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Military contents

Rômaic armour

C10th infantry

C10th infantry boots

C10th horse archer

C10th khoursor

C10th katafraktos

C12th infantry

C12th katafraktos

Scale armour

Lamellar armour


Some helmets used by Roman troops

byzantine helmet

A modest modification of helms in use in the fifth century,1 this type of helm continued in use into the twelfth century due to its ease of construction. It has the advantage of being naturally head shaped (that is, oval) when assembled.2

Middle Byzantine and quasi-Byzantine art often shows such helms as having a panel of neck protection vertically striated and sometimes also divided in various ways horizontally. Many people interpret these as pteruges or scales. While that is possible, the heavy used of padding by the middle Byzantine military suggests such material as an interpretation which in practice is more comfortable and at least as protective. This interpretation is supported by one very unusual picture which shows a helmed man from three-quarter face whose helm hanging is particularly thick.

Byzantine helmet

Another example of what seems to be a distinctively Roman style is the tenth-century helm found at Yasenovo in Bulgaria. Its horizontally divided construction is corroborated in the Madrid Skylitzes manuscript and others actually from Constantinople, while the reinforcing ridges offset from the centre line remind one of the innovations applied to Roman infantry helms in the third century to counter the effects of the Dacian falx. The mail hanging is supported through the slots by a wire running around in side the rolled brim in the same manner as some surviving Caucasian helms (See below). The replica has closer slotting than the original. As is further discussed elsewhere, this type of mail hanging is characteristic of heavy cavalry helms.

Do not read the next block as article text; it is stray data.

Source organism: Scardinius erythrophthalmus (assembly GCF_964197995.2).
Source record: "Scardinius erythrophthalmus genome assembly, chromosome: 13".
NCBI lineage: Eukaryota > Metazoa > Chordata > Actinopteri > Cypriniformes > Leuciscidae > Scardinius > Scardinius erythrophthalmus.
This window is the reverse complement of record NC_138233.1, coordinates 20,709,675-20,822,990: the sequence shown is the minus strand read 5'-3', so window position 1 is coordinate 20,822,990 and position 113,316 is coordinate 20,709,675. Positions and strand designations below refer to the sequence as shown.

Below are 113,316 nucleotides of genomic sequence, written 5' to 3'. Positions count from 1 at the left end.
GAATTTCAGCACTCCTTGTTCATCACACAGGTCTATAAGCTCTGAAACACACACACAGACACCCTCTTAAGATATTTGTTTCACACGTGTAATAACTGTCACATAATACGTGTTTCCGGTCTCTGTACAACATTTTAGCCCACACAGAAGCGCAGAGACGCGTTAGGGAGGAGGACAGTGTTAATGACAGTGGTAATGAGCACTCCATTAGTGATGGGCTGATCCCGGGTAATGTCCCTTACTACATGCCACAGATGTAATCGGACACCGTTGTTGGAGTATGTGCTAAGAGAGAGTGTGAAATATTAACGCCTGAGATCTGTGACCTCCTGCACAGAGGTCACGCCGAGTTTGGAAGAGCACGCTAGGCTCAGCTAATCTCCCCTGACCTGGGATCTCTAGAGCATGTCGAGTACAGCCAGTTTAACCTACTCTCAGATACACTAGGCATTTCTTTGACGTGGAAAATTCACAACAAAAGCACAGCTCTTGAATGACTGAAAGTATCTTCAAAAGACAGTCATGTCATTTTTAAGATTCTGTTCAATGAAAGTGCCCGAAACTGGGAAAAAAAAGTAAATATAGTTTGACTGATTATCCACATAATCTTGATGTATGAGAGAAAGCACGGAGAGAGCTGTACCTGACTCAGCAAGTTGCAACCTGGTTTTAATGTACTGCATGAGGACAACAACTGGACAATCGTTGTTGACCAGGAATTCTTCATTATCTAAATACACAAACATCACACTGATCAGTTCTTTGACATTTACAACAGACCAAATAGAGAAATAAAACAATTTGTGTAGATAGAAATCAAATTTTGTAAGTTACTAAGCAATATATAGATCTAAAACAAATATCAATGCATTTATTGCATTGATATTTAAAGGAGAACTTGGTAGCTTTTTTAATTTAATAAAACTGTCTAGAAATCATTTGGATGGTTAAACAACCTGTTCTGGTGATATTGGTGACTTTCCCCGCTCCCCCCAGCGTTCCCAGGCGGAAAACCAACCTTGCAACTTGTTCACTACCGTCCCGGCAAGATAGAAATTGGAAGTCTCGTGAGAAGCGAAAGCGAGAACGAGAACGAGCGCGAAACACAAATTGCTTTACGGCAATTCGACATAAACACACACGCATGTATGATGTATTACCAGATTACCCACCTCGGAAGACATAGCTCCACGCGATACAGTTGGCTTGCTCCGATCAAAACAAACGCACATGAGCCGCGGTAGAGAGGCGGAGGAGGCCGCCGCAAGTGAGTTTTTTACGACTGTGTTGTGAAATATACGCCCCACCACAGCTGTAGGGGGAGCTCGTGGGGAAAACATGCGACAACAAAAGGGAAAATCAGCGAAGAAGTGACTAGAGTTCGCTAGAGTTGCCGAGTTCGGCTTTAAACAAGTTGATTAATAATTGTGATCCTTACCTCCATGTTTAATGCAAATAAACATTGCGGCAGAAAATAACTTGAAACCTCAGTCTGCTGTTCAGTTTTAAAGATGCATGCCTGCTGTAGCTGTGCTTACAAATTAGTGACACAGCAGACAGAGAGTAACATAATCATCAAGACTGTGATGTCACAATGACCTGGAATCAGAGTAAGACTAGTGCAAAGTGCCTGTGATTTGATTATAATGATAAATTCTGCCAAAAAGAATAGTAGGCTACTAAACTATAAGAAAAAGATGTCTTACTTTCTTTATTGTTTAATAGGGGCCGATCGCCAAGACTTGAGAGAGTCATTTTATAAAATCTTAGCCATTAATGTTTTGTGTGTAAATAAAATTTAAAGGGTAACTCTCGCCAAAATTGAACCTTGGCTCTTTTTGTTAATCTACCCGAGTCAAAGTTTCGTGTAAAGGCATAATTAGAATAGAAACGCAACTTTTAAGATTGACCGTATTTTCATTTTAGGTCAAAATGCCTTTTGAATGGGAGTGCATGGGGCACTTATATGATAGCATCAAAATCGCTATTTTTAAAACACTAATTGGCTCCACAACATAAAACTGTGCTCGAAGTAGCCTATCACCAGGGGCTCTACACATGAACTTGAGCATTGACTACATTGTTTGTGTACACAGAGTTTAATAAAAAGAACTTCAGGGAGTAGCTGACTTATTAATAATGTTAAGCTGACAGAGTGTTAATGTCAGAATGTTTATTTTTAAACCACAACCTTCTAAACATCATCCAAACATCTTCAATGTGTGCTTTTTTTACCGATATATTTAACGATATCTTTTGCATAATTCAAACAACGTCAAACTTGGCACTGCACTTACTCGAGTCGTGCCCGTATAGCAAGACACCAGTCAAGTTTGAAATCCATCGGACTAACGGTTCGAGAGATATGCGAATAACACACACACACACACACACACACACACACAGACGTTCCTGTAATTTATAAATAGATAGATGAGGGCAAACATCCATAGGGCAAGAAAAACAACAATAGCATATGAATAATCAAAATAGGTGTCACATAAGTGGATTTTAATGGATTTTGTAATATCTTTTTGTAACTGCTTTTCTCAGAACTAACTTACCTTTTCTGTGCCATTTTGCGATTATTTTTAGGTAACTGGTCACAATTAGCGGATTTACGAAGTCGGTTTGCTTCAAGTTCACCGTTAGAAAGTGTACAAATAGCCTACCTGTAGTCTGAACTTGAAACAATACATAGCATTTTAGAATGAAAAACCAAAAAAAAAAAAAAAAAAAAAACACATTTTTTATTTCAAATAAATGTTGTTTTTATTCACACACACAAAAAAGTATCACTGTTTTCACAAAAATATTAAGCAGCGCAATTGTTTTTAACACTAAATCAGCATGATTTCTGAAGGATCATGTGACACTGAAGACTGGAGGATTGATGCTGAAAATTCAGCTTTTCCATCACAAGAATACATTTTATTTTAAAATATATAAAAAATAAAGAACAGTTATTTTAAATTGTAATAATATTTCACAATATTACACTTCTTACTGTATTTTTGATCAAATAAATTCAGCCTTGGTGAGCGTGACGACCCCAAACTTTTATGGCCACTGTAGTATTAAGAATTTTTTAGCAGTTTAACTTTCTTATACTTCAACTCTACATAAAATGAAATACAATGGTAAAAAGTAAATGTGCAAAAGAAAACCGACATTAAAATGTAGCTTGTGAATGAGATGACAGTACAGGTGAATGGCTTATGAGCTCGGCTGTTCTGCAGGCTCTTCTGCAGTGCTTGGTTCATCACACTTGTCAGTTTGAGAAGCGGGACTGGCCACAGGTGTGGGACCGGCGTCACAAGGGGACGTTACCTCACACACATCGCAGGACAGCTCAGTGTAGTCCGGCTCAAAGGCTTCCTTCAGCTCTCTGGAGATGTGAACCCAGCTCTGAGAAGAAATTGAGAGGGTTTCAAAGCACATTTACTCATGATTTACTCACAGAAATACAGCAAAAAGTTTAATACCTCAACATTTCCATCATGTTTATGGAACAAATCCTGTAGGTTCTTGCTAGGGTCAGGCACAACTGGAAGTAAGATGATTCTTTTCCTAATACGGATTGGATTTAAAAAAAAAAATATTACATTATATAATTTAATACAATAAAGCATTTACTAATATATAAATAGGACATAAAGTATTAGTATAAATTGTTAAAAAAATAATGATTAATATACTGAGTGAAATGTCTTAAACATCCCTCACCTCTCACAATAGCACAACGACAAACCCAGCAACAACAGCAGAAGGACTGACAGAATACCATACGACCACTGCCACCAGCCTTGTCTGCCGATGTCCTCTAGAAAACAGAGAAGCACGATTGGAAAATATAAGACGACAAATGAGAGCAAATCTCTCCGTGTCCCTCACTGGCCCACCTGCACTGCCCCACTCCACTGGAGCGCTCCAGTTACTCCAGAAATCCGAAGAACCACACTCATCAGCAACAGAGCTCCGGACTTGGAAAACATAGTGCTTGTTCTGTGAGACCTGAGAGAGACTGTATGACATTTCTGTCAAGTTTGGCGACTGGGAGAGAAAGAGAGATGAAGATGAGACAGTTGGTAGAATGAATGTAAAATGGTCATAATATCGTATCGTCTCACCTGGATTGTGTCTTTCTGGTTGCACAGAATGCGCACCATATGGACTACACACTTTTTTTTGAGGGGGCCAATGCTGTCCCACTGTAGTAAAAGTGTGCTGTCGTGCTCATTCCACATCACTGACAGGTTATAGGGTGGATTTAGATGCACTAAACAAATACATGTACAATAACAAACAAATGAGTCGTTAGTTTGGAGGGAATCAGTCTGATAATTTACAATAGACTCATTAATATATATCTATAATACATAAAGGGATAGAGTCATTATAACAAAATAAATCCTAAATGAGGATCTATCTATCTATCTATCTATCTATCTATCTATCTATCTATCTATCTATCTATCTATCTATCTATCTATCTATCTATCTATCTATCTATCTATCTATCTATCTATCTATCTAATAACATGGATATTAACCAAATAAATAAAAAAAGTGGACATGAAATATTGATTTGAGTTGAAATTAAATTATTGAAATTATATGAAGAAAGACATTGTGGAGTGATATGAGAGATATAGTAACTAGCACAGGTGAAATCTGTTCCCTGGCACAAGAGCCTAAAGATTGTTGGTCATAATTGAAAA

Caucasian helmet, great Polish helmet

As the Age of Migrations commenced different styles of helm construction appeared from the East. By the tenth century minor variations of this type were in use all over Eastern Europe and the Caucasus (hence they are known as “Caucasian helms”). Numerous examples survive across that region,3 and it does appear in Byzantine art.4

With only one known surviving example, and helms being so rarely depicted in detail in Byzantine art, the frequency of them being decorated, and what decoration might have been on those that were so treated is entirely uncertain.


1) M. C. Bishop and J. C. N. Coulston, Roman Military Equipment from the Punic Wars to the Fall of Rome, London 1993, pp. 167-72 and fig. 122.
2) Extensively illustrated in the Madrid manuscript of the Chronicle of Skylitzes. See any popular book on Byzantium, and half the Internet!.
3) A. N. Kirpichnikov, Drevierusskoe Orujie, III, Leningrad 1971, pl. 10 and elsewhere.
4) Vat. Gr. 746, f61v.